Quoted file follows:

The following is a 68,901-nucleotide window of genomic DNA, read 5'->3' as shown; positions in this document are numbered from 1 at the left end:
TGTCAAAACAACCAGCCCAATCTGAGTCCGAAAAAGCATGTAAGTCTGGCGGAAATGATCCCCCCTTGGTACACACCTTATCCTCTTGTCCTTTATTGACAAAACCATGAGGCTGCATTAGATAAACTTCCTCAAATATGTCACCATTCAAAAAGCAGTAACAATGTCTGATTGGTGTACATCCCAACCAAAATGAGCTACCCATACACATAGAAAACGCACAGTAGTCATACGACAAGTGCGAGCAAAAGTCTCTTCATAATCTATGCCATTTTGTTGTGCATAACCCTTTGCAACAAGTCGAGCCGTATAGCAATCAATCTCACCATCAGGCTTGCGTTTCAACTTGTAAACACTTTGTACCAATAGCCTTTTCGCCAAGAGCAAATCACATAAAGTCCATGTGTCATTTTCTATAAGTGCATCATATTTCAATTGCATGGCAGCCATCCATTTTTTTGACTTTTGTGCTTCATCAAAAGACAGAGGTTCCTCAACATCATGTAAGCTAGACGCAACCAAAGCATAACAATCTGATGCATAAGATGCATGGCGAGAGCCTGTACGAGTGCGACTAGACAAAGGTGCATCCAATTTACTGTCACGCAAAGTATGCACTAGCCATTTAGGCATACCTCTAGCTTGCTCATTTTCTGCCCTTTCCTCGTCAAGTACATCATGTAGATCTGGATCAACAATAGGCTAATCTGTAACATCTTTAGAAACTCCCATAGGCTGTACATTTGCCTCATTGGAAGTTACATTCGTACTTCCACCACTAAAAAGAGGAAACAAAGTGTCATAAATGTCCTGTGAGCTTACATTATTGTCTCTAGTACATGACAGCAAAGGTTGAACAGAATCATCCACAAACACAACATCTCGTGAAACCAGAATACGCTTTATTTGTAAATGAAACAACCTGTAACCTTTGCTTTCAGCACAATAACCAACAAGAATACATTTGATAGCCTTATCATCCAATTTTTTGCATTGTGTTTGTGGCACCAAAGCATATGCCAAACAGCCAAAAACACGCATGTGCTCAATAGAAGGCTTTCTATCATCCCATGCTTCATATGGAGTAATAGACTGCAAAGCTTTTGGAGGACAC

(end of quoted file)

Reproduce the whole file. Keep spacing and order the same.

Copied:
The following is a 68,901-nucleotide window of genomic DNA, read 5'->3' as shown; positions in this document are numbered from 1 at the left end:
TGTCAAAACAACCAGCCCAATCTGAGTCCGAAAAAGCATGTAAGTCTGGCGGAAATGATCCCCCCTTGGTACACACCTTATCCTCTTGTCCTTTATTGACAAAACCATGAGGCTGCATTAGATAAACTTCCTCAAATATGTCACCATTCAAAAAGCAGTAACAATGTCTGATTGGTGTACATCCCAACCAAAATGAGCTACCCATACACATAGAAAACGCACAGTAGTCATACGACAAGTGCGAGCAAAAGTCTCTTCATAATCTATGCCATTTTGTTGTGCATAACCCTTTGCAACAAGTCGAGCCGTATAGCAATCAATCTCACCATCAGGCTTGCGTTTCAACTTGTAAACACTTTGTACCAATAGCCTTTTCGCCAAGAGCAAATCACATAAAGTCCATGTGTCATTTTCTATAAGTGCATCATATTTCAATTGCATGGCAGCCATCCATTTTTTTGACTTTTGTGCTTCATCAAAAGACAGAGGTTCCTCAACATCATGTAAGCTAGACGCAACCAAAGCATAACAATCTGATGCATAAGATGCATGGCGAGAGCCTGTACGAGTGCGACTAGACAAAGGTGCATCCAATTTACTGTCACGCAAAGTATGCACTAGCCATTTAGGCATACCTCTAGCTTGCTCATTTTCTGCCCTTTCCTCGTCAAGTACATCATGTAGATCTGGATCAACAATAGGCTAATCTGTAACATCTTTAGAAACTCCCATAGGCTGTACATTTGCCTCATTGGAAGTTACATTCGTACTTCCACCACTAAAAAGAGGAAACAAAGTGTCATAAATGTCCTGTGAGCTTACATTATTGTCTCTAGTACATGACAGCAAAGGTTGAACAGAATCATCCACAAACACAACATCTCGTGAAACCAGAATACGCTTTATTTGTAAATGAAACAACCTGTAACCTTTGCTTTCAGCACAATAACCAACAAGAATACATTTGATAGCCTTATCATCCAATTTTTTGCATTGTGTTTGTGGCACCAAAGCATATGCCAAACAGCCAAAAACACGCATGTGCTCAATAGAAGGCTTTCTATCATCCCATGCTTCATATGGAGTAATAGACTGCAAAGCTTTTGGAGGACAC